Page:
Friday, January 07, 2011

Installing a mobile home downdraft furnace in a garage

A guy at work gave me a great idea to find a used mobile home furnace to use in a garage.  This is great as  they are super cheap when picked up used, I paid $120 for this one.  The one I got a hold of was a Century FG80C2 downdraft Natural gas furnace.

Things I'm going to change/add

1.  Add a switch so the blower will run when thermostat "calls" not when plenum is hot.
2.  Move power cable to back.
3.  Build intake airbox with filter holder.
4.  Internal relay box for status and remote command.

Notes:


Gas line.

  This was something I planned for months in advance and ran a non metallic conduit that would house "Proflex CSST".  This is Corrugated Stainless Steel tubing.  This made it possible to easily make the underground run and not have to try and fit black iron pipe together and then worry about how long it will last from rusting underground.  
  Even though you can re-plumb an entire house gas system with this stuff, there was something I learned about it when I was reading the product installation and sizing primer.  You can size this just like normal BIP, but the mfg. recommends sizing up when using something like a fireplace or when noise could be bothersome as the pipe's corrugation make the gas "howl" or "hiss".
*update* 1/17/11 This didn't turn out to be the case.  I have run this system for about 4 hours, no such noise nor problems have arrose. 


01/07/11
   Finishing up installing the gas line.  To elevate it from the floor a bit, I'm going to use cement blocks.  This should help it from blowing air right on the floor causing it to stir up dust.
   I searched for quite a while online.  I could not find anything about this furnace.  Just so glad nothing is really different about these things even through the years.  I'm going to guess this thing is from the 60s from the use of hammer finished paint and can't be earlier as the use of vinyl power cords and not fiber wrapped like in the 50s.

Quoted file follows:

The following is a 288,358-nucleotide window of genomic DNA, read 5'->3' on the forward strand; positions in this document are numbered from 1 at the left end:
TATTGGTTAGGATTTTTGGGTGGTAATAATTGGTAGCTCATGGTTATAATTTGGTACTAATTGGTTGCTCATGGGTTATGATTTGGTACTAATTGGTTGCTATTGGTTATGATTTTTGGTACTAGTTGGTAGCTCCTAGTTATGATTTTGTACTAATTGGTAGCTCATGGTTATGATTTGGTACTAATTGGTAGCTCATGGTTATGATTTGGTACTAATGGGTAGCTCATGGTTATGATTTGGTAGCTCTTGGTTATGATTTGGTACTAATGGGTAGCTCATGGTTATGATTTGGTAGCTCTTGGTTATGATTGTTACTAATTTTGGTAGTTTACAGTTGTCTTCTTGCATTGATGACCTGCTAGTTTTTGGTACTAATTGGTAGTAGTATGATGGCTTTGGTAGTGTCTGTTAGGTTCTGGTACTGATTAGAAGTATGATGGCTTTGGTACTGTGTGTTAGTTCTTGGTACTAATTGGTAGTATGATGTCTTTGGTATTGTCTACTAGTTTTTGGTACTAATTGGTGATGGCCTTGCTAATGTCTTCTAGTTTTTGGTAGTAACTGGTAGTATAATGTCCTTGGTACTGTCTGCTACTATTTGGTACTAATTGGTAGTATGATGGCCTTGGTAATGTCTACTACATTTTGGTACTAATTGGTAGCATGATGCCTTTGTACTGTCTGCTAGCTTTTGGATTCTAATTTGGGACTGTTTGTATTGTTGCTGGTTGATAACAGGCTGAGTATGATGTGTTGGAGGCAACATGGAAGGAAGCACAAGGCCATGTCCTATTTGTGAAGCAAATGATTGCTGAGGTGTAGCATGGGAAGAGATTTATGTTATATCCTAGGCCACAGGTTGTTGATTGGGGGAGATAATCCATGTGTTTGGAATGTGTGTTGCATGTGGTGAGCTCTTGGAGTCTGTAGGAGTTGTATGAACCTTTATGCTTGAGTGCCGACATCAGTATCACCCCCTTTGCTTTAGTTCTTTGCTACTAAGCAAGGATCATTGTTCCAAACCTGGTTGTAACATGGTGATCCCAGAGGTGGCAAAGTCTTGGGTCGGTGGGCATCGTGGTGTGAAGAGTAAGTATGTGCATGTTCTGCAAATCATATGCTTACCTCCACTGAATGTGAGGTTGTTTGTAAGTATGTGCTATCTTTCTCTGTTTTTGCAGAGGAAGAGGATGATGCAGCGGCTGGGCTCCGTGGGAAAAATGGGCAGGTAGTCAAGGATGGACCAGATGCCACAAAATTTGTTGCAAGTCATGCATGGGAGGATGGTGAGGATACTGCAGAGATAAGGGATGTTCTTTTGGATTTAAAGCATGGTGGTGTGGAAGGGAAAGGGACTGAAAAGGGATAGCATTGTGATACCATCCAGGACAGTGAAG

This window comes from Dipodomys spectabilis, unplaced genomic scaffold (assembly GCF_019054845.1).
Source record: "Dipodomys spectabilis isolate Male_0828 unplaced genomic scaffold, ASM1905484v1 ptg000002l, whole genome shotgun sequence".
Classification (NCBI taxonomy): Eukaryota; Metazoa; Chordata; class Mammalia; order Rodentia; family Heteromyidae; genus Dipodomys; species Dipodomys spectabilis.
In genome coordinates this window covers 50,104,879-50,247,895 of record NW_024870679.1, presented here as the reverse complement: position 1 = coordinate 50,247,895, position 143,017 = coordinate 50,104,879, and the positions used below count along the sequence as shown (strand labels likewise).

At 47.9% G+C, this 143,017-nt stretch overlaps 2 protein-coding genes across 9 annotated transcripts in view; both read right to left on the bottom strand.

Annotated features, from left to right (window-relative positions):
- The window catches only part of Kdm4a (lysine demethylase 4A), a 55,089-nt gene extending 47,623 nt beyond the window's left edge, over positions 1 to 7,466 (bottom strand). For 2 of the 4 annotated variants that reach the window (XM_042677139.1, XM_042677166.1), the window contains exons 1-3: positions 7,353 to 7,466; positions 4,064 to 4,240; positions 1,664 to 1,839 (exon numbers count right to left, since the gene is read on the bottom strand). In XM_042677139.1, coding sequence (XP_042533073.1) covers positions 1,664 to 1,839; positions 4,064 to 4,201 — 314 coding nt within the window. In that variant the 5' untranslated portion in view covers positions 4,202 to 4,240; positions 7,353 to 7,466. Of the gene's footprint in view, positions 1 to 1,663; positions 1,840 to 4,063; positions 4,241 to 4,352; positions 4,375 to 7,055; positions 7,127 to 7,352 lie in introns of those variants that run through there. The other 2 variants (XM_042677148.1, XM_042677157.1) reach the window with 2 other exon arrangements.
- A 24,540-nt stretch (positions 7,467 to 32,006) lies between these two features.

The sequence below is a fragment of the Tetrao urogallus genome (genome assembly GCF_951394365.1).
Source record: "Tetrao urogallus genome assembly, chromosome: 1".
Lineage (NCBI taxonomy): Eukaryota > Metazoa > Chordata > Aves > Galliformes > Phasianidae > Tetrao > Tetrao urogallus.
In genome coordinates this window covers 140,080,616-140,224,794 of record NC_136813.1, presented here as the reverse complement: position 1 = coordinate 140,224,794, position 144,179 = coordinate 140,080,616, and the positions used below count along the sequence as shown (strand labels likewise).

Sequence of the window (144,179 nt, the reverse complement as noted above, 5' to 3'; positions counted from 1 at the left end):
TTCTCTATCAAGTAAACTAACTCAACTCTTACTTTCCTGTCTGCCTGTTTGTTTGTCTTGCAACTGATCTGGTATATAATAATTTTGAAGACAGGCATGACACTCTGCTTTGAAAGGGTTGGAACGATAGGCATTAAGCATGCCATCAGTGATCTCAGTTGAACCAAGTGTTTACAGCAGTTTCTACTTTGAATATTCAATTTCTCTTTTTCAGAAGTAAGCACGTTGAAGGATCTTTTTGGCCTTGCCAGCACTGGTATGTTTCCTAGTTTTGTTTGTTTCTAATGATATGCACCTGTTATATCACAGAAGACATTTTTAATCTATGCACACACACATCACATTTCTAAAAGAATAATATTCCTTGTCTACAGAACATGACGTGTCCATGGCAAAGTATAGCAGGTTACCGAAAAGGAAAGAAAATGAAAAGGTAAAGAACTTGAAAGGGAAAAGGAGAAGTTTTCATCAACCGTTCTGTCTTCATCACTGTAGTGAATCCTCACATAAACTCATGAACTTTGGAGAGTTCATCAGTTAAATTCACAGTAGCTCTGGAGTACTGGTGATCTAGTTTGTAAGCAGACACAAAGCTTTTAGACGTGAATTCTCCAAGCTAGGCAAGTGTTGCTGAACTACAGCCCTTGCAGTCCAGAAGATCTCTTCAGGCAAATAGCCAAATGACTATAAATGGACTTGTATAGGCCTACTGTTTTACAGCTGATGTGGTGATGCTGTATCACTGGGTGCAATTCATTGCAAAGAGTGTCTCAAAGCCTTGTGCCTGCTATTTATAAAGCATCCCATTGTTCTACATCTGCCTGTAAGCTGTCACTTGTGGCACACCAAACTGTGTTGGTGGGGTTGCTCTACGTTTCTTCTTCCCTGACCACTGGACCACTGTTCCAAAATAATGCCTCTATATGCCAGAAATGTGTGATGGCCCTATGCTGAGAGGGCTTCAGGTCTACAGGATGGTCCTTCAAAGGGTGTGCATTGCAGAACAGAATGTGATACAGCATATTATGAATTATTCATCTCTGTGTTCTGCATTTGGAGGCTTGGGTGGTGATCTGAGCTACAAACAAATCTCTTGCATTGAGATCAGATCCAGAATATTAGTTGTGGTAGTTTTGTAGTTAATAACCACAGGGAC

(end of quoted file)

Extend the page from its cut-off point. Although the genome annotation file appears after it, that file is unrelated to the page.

Something I have been drawing up is the use of relays to have a remote switch in the house with a status light.  This same system idea will also be in use to turn on the air compressor in the basement.  This system will be very easy to implement as I ran a 25 conductor cable from the house and the garage.  The use of terminal strips are a must for easy expansion and reconfigurability.

01/12/11
  When Wiring this up, I found the "fan" control from the thermostat didn't work as it should.  Since I'm just using a SPST switch for the "auto/on" fan control I knew something was up.  When I took the Panel off inside the furnace. seems someone removed the fan relay and did some modifications.  Owell, this is kind of in my favor as I want to add more relays to the basic wiring anyway.

1/13/11
  Ordered new relays from McMaster-Carr, 24vac than can handle 16amps at 120 which is perfect for the fan relay.  Another is going to be wired in parallel to the electro gas valve to give me a status light when it is "heating".  The third relay is for making when the fan should be kicked on.  IE all furnaces start the fan after the plenum have reached a preset temperature.  This will allow the fan to kick on when the thermostat "calls" for heat this will help remedy the massive oversizing of a furnace for the space as it will slowly heat the plenum, this in turn will slow down the "cycling".  Still finalizing some of the schematics or I would post them.

1/14/11
  Furnace is installed and running, now that it is heated in there I can work on the more fancy wiring.

1/17/11
  After using the system for a bit now.  It turns out that this is not oversized for the garage, but nearly just right.  Currently working on the homemade wired remote control system.  Pictures, digrams, schematics will be added when completed.

TBC

1 comment:

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